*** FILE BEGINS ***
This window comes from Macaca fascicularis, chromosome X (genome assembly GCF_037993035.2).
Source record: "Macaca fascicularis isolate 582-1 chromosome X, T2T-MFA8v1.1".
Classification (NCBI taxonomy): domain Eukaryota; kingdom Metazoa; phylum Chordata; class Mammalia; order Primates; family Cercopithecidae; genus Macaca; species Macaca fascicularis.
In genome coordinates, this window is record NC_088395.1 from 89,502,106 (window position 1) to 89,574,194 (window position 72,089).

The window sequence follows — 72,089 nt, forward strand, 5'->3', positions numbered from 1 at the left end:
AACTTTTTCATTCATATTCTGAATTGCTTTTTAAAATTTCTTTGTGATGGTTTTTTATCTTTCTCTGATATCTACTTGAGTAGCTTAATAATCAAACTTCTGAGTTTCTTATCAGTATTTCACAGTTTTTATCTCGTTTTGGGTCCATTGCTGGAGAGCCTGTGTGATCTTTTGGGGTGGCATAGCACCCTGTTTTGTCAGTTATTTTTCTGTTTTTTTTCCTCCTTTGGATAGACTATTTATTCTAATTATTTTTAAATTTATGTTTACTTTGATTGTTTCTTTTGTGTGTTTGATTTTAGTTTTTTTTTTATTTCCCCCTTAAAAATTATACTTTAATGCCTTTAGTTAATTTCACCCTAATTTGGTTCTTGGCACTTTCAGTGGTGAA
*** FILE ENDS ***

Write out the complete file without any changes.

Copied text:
This window comes from Macaca fascicularis, chromosome X (genome assembly GCF_037993035.2).
Source record: "Macaca fascicularis isolate 582-1 chromosome X, T2T-MFA8v1.1".
Classification (NCBI taxonomy): domain Eukaryota; kingdom Metazoa; phylum Chordata; class Mammalia; order Primates; family Cercopithecidae; genus Macaca; species Macaca fascicularis.
In genome coordinates, this window is record NC_088395.1 from 89,502,106 (window position 1) to 89,574,194 (window position 72,089).

The window sequence follows — 72,089 nt, forward strand, 5'->3', positions numbered from 1 at the left end:
AACTTTTTCATTCATATTCTGAATTGCTTTTTAAAATTTCTTTGTGATGGTTTTTTATCTTTCTCTGATATCTACTTGAGTAGCTTAATAATCAAACTTCTGAGTTTCTTATCAGTATTTCACAGTTTTTATCTCGTTTTGGGTCCATTGCTGGAGAGCCTGTGTGATCTTTTGGGGTGGCATAGCACCCTGTTTTGTCAGTTATTTTTCTGTTTTTTTTCCTCCTTTGGATAGACTATTTATTCTAATTATTTTTAAATTTATGTTTACTTTGATTGTTTCTTTTGTGTGTTTGATTTTAGTTTTTTTTTTATTTCCCCCTTAAAAATTATACTTTAATGCCTTTAGTTAATTTCACCCTAATTTGGTTCTTGGCACTTTCAGTGGTGAA